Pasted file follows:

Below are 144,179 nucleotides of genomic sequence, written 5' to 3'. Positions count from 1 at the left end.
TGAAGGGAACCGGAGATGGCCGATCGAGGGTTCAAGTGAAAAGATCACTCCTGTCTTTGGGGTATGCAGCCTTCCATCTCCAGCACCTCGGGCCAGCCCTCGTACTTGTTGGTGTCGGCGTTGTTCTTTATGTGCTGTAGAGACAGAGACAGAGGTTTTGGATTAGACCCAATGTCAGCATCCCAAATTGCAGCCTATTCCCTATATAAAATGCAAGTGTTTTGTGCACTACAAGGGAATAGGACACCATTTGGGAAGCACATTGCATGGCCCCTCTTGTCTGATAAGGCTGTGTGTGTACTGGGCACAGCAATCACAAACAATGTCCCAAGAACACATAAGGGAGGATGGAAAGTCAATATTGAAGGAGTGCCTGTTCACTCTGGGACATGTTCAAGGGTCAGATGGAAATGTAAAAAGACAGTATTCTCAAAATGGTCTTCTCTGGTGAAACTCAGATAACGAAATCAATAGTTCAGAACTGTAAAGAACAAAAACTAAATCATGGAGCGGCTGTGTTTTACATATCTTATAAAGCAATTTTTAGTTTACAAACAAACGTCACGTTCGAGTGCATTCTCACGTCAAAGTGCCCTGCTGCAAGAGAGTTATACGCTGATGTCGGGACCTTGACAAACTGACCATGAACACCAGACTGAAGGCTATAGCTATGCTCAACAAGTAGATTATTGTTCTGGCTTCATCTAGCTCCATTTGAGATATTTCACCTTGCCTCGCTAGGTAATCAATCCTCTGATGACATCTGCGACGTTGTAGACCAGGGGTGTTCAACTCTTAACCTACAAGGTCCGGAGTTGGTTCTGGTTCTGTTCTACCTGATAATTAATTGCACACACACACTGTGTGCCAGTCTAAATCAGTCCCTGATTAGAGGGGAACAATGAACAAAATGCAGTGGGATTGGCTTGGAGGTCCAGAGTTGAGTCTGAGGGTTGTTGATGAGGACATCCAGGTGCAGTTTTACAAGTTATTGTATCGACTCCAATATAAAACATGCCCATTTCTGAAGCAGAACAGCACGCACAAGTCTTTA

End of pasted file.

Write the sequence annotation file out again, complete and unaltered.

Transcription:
Below are 144,179 nucleotides of genomic sequence, written 5' to 3'. Positions count from 1 at the left end.
TGAAGGGAACCGGAGATGGCCGATCGAGGGTTCAAGTGAAAAGATCACTCCTGTCTTTGGGGTATGCAGCCTTCCATCTCCAGCACCTCGGGCCAGCCCTCGTACTTGTTGGTGTCGGCGTTGTTCTTTATGTGCTGTAGAGACAGAGACAGAGGTTTTGGATTAGACCCAATGTCAGCATCCCAAATTGCAGCCTATTCCCTATATAAAATGCAAGTGTTTTGTGCACTACAAGGGAATAGGACACCATTTGGGAAGCACATTGCATGGCCCCTCTTGTCTGATAAGGCTGTGTGTGTACTGGGCACAGCAATCACAAACAATGTCCCAAGAACACATAAGGGAGGATGGAAAGTCAATATTGAAGGAGTGCCTGTTCACTCTGGGACATGTTCAAGGGTCAGATGGAAATGTAAAAAGACAGTATTCTCAAAATGGTCTTCTCTGGTGAAACTCAGATAACGAAATCAATAGTTCAGAACTGTAAAGAACAAAAACTAAATCATGGAGCGGCTGTGTTTTACATATCTTATAAAGCAATTTTTAGTTTACAAACAAACGTCACGTTCGAGTGCATTCTCACGTCAAAGTGCCCTGCTGCAAGAGAGTTATACGCTGATGTCGGGACCTTGACAAACTGACCATGAACACCAGACTGAAGGCTATAGCTATGCTCAACAAGTAGATTATTGTTCTGGCTTCATCTAGCTCCATTTGAGATATTTCACCTTGCCTCGCTAGGTAATCAATCCTCTGATGACATCTGCGACGTTGTAGACCAGGGGTGTTCAACTCTTAACCTACAAGGTCCGGAGTTGGTTCTGGTTCTGTTCTACCTGATAATTAATTGCACACACACACTGTGTGCCAGTCTAAATCAGTCCCTGATTAGAGGGGAACAATGAACAAAATGCAGTGGGATTGGCTTGGAGGTCCAGAGTTGAGTCTGAGGGTTGTTGATGAGGACATCCAGGTGCAGTTTTACAAGTTATTGTATCGACTCCAATATAAAACATGCCCATTTCTGAAGCAGAACAGCACGCACAAGTCTTTA